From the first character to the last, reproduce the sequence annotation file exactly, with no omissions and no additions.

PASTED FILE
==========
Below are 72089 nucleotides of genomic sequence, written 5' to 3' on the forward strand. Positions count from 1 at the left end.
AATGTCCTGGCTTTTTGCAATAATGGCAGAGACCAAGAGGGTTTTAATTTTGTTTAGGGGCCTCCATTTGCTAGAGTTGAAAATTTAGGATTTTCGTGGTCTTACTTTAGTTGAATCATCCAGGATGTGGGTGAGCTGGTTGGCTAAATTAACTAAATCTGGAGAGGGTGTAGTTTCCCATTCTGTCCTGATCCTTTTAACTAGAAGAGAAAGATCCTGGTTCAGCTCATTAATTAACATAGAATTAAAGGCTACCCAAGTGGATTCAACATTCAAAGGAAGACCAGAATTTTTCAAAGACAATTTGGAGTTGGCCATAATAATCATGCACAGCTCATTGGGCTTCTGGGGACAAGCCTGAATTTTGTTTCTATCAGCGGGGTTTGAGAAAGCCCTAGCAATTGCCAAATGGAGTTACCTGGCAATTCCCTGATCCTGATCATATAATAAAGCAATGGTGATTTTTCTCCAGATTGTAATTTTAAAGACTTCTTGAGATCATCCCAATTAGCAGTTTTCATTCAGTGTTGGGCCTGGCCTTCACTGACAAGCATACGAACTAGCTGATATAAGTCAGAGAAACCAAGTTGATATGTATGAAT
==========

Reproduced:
Below are 72089 nucleotides of genomic sequence, written 5' to 3' on the forward strand. Positions count from 1 at the left end.
AATGTCCTGGCTTTTTGCAATAATGGCAGAGACCAAGAGGGTTTTAATTTTGTTTAGGGGCCTCCATTTGCTAGAGTTGAAAATTTAGGATTTTCGTGGTCTTACTTTAGTTGAATCATCCAGGATGTGGGTGAGCTGGTTGGCTAAATTAACTAAATCTGGAGAGGGTGTAGTTTCCCATTCTGTCCTGATCCTTTTAACTAGAAGAGAAAGATCCTGGTTCAGCTCATTAATTAACATAGAATTAAAGGCTACCCAAGTGGATTCAACATTCAAAGGAAGACCAGAATTTTTCAAAGACAATTTGGAGTTGGCCATAATAATCATGCACAGCTCATTGGGCTTCTGGGGACAAGCCTGAATTTTGTTTCTATCAGCGGGGTTTGAGAAAGCCCTAGCAATTGCCAAATGGAGTTACCTGGCAATTCCCTGATCCTGATCATATAATAAAGCAATGGTGATTTTTCTCCAGATTGTAATTTTAAAGACTTCTTGAGATCATCCCAATTAGCAGTTTTCATTCAGTGTTGGGCCTGGCCTTCACTGACAAGCATACGAACTAGCTGATATAAGTCAGAGAAACCAAGTTGATATGTATGAAT